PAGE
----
Finra is prominently situated as a Wall Street regulatory body. Finra is currently being less transparent than a year ago. Why? Ms. Schapiro at the SEC and Richard Ketchum, new head of Finra, can TALK all they want about increased transparency and stiffer regulations. Talk is cheap. Information is everything.

“Call back in a month…” does NOT get it done.

LD

U.S. Attorney and SEC Investigating Lehman’s Auction Rate Securities Sales; They Should Also Investigate FINRA’s

Posted by Larry Doyle on May 21st, 2009 11:34 AM |

The Wall Street Journal reports this morning Lehman Role Probed in Selling Securities:

The Justice Department has questioned several former executives at Lehman Brothers Holdings Inc. as part of its criminal investigation into whether they sold supposedly safe, liquid securities to clients while knowing that the market for the securities was drying up.

Prosecutors from the U.S. attorney’s office in Brooklyn and lawyers from the Securities and Exchange Commission in recent weeks interviewed several former executives who ran Lehman’s auction-rate-securities business, these people said. Auction-rate securities are short-term debt instruments in which the interest rates reset at periodic auctions.

The inquiry centers on whether Lehman employees defrauded customers as the market for these securities broke down in 2007. Authorities want to know if Lehman executives got these auction-rate securities off the firm’s books and into client accounts at a time in which the securities were becoming hard to sell, according to the people with knowledge of the matter.

Authorities also want to know if executives knew the market was in trouble and sold their own personal holdings of auction-rate securities, which could constitute insider trading, according to the people. (LD’s highlight)

I wrote on January 16th, “Let’s Really Question Ms. Schapiro.” In that post, I was raising the same questions about FINRA that the U.S. Attorney is now raising about the Lehman executives. I wrote:

Additionally, as of the end of 2006, FINRA acknowledged that the assumed portfolio held a cool $647 million dollars in Auction Rate Securities!!!

For those not familiar with Auction Rate Securities, this sector of the market totally imploded last Spring leaving institutional and individual investors holding the bag. While many institutional investors were made somewhat whole via settlements from the larger broker-dealers, many individual investors remain holding the bag as smaller broker-dealers, who did not necessarily underwrite these securities but did distribute them, have not been forced to make clients whole. WOW!!!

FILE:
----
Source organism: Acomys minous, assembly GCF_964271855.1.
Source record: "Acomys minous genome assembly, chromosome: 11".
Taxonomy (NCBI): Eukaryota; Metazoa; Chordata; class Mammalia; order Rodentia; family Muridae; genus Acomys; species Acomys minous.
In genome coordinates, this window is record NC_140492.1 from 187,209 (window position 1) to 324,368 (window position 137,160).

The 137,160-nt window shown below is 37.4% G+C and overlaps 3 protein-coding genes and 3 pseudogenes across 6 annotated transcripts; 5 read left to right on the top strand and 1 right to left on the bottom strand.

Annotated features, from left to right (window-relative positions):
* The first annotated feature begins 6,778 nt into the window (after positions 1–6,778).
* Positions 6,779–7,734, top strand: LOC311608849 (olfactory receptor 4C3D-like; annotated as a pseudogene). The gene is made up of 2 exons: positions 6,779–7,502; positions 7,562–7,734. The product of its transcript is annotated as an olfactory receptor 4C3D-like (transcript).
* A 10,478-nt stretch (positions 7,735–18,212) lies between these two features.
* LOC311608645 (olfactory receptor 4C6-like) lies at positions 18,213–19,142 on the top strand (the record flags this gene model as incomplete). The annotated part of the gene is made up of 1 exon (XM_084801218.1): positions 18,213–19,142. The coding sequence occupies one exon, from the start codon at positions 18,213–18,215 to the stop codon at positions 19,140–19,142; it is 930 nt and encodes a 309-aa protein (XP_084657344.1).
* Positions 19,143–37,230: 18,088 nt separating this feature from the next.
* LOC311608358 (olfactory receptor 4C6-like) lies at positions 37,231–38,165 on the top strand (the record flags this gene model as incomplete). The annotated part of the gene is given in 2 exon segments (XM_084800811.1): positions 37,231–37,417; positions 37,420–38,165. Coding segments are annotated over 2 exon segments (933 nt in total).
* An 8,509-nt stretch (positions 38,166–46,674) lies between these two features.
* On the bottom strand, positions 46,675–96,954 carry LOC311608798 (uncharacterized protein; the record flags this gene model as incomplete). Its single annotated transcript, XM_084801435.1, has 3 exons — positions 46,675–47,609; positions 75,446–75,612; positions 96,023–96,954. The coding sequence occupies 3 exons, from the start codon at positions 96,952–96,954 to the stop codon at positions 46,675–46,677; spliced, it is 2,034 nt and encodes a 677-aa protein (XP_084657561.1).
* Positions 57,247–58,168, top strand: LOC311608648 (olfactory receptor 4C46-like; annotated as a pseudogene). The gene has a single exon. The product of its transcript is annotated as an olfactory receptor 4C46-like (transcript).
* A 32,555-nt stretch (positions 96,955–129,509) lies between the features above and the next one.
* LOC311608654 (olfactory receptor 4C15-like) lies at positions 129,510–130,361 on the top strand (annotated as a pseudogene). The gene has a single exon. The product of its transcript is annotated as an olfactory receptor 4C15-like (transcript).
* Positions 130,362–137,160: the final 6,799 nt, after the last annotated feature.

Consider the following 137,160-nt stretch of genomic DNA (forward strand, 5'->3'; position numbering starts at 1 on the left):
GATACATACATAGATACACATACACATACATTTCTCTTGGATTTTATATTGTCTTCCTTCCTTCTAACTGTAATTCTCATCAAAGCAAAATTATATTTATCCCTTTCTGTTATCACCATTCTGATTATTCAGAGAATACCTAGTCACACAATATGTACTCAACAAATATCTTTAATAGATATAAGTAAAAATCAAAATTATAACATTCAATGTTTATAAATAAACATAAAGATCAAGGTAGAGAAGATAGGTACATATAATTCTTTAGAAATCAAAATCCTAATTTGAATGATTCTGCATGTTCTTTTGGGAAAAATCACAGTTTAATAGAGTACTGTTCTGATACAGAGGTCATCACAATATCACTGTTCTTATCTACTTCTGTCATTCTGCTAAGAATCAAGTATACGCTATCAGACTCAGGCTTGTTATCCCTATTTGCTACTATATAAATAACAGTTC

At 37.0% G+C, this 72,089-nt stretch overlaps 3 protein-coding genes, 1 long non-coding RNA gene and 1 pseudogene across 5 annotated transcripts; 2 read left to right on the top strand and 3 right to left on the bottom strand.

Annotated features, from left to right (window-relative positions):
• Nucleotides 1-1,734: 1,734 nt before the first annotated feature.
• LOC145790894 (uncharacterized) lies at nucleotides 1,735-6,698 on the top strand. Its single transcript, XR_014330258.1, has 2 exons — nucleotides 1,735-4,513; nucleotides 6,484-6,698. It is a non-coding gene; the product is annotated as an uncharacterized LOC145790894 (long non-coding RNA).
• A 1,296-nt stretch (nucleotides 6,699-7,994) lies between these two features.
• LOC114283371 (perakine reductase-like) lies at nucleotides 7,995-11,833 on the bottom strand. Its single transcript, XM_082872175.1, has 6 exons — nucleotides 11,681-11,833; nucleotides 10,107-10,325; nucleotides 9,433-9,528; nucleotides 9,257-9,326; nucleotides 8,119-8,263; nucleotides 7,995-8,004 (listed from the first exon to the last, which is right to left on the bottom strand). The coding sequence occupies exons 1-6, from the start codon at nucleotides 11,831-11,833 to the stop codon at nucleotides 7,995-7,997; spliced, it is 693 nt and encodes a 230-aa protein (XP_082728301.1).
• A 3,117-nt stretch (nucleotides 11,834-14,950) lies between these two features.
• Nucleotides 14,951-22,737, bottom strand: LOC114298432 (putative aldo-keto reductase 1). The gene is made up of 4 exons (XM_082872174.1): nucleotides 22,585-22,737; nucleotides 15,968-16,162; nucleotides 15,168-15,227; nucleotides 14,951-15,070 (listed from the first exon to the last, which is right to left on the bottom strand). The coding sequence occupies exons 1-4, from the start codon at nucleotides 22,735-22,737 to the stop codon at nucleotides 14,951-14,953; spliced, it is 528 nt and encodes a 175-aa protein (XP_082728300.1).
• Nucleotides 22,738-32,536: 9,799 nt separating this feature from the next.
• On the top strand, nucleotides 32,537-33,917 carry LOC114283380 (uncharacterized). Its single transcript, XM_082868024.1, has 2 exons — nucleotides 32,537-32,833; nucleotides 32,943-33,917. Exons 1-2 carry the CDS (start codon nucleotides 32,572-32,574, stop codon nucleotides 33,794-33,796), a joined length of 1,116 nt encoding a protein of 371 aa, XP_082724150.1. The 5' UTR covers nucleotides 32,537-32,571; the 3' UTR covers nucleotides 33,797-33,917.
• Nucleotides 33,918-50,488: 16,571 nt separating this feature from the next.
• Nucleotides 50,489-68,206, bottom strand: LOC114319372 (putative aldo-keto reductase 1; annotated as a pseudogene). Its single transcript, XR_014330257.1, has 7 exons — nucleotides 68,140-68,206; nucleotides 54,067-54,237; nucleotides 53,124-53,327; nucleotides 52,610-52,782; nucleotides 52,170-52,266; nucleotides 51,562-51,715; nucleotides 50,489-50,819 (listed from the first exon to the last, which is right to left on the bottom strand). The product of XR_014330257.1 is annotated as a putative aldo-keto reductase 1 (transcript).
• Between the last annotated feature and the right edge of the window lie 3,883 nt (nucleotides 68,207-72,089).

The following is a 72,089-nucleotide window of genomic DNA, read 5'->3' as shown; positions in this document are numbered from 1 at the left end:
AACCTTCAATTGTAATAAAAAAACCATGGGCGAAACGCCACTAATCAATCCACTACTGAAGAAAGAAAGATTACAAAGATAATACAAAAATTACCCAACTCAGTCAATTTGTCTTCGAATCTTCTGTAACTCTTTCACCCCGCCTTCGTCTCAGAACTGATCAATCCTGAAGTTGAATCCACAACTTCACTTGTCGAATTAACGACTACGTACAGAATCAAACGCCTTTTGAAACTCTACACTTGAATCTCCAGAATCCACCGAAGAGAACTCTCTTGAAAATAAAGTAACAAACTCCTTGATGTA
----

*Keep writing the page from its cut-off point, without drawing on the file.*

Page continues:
Are you kidding me!!?? The main regulator of the financial industry happens to be an investor in securities which virtually every Attorney General in the country is going after every Wall Street institution for improper marketing and distribution!! Are we looking at gross negligence, ignorance, incompetence or all of the above?? The question that MUST be answered is what has FINRA done with these Auction Rate Securities. Do they still own them? Did they liquidate them? If so, when and at what price? How was the sale negotiated? So many questions.

Over and above that, given that Ms. Schapiro is the chief executive of FINRA, don’t you think it would have been appropriate for her to address which hedge funds, fund of funds, and private equity shops were in FINRA’s portfolio? FINRA’s Annual Report categorically states its’ investment committee addresses any potential conflicts of interest. The public deserved to have this topic openly addressed during Ms. Schapiro’s hearing. WHY? For the simple reason that FINRA is feeding from the very same trough it is supposed to be regulating.

I followed this post up with numerous other posts raising the same questions. On March 31st, I wrote “Before Any Fraud Ensued,” in which I aggressively put forth:

Given that there is public acknowledgement by a federal judge that a fraud had ensued in the marketing and distribution of ARPS, let us return to the case Sense on Cents has been highlighting. FINRA’s Annual Report for 2007 publicy records that FINRA owned $647 million ARPS at year end 2006.

The questions that need to be answered:

1. Was FINRA defrauded in the purchase and sale of their bonds?

Note from LD: I have subsequently unearthed, in reading NASD Annual Reports from 2003-2005, that FINRA assumed the ownership of their ARS holdings from NASD. I highlighted as much in my post, “NASD Knew Auction Rate Securities Weren’t Cash”

2. If FINRA has sold their bonds subsequent to the publishing of that report in April 2008, to whom did they sell them? at what price? on what date?

Note from LD: The Bloomberg article from April 30th, FINRA Oversees Auction-Rate Arbitrations After Exit offered the following color addressing FINRA’s sale of their ARS holdings:

Finra, responsible for educating and protecting investors, owned as much as $862.2 million of the debt before exiting the market in the spring of 2007, less than six months before auctions began to fail, according to spokesman Herb Perone.

3. Did FINRA have material non-public information at the time of sale, if in fact they sold them? Did they act on that information?

Note from LD:  Today’s WSJ article is further acknowledgment that the Auction Rate Securities market was failing in 2007. FINRA first apprised investors of concerns in the ARS sector in Spring 2008. If in fact the ARS market was failing in 2007, the pressure on FINRA needs to increase. FINRA must release the trade information on their sale of ARS. Without that information, how can the investing public have any confidence in the integrity of FINRA and its procedures. Returning to my March 31st post:

Let’s put this into layman’s terms. FINRA was supposed to be overseeing and regulating the casino on Wall Street. In the process of regulating the casino, it appears that they put some of their own chips into one of the games. That game, ARPS, turned out to be a fraud, as publicly acknowledged by U.S. District Judge Lawrence McKenna in this case with UBS.

DID THE SECURITY GUARD, FINRA, PROTECT THE OTHER PATRONS AS REQUIRED OR DID THE SECURITY GUARD PROTECT HIS OWN INTERESTS TO THE DETRIMENT OF THE OTHER PATRONS?

Now here we are on May 21st, 2009. The questions that the U.S. Attorney is looking to get answered by Lehman executives are the EXACT questions that FINRA executives also should be compelled to answer.

Do you think representatives from the U.S. Attorney’s Office, the SEC, and defense counsel may also want to know the answers to these questions as well?

LD